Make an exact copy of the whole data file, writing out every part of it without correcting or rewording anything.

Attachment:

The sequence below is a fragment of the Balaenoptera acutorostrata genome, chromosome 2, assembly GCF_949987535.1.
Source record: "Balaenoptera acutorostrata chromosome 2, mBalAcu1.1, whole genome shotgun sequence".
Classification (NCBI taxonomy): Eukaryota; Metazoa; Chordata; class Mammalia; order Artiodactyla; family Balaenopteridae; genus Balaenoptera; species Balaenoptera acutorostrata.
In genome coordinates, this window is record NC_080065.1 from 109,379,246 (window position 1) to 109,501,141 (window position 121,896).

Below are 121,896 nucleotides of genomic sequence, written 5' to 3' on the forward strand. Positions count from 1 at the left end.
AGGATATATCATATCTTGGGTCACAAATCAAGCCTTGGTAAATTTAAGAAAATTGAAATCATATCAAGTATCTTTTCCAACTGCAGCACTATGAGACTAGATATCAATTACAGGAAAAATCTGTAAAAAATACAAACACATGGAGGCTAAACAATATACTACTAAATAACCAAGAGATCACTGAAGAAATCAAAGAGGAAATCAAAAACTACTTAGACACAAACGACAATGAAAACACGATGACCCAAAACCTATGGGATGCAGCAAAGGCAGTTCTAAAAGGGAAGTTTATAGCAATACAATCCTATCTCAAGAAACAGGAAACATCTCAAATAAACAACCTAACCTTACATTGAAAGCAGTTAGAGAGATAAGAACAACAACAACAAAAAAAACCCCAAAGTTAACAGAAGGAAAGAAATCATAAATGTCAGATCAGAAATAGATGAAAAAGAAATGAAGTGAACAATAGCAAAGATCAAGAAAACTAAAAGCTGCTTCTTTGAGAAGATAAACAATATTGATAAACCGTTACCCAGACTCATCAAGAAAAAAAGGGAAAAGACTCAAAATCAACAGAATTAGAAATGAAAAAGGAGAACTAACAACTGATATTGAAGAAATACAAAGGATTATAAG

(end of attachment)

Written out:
The sequence below is a fragment of the Balaenoptera acutorostrata genome, chromosome 2, assembly GCF_949987535.1.
Source record: "Balaenoptera acutorostrata chromosome 2, mBalAcu1.1, whole genome shotgun sequence".
Classification (NCBI taxonomy): Eukaryota; Metazoa; Chordata; class Mammalia; order Artiodactyla; family Balaenopteridae; genus Balaenoptera; species Balaenoptera acutorostrata.
In genome coordinates, this window is record NC_080065.1 from 109,379,246 (window position 1) to 109,501,141 (window position 121,896).

Below are 121,896 nucleotides of genomic sequence, written 5' to 3' on the forward strand. Positions count from 1 at the left end.
AGGATATATCATATCTTGGGTCACAAATCAAGCCTTGGTAAATTTAAGAAAATTGAAATCATATCAAGTATCTTTTCCAACTGCAGCACTATGAGACTAGATATCAATTACAGGAAAAATCTGTAAAAAATACAAACACATGGAGGCTAAACAATATACTACTAAATAACCAAGAGATCACTGAAGAAATCAAAGAGGAAATCAAAAACTACTTAGACACAAACGACAATGAAAACACGATGACCCAAAACCTATGGGATGCAGCAAAGGCAGTTCTAAAAGGGAAGTTTATAGCAATACAATCCTATCTCAAGAAACAGGAAACATCTCAAATAAACAACCTAACCTTACATTGAAAGCAGTTAGAGAGATAAGAACAACAACAACAAAAAAAACCCCAAAGTTAACAGAAGGAAAGAAATCATAAATGTCAGATCAGAAATAGATGAAAAAGAAATGAAGTGAACAATAGCAAAGATCAAGAAAACTAAAAGCTGCTTCTTTGAGAAGATAAACAATATTGATAAACCGTTACCCAGACTCATCAAGAAAAAAAGGGAAAAGACTCAAAATCAACAGAATTAGAAATGAAAAAGGAGAACTAACAACTGATATTGAAGAAATACAAAGGATTATAAG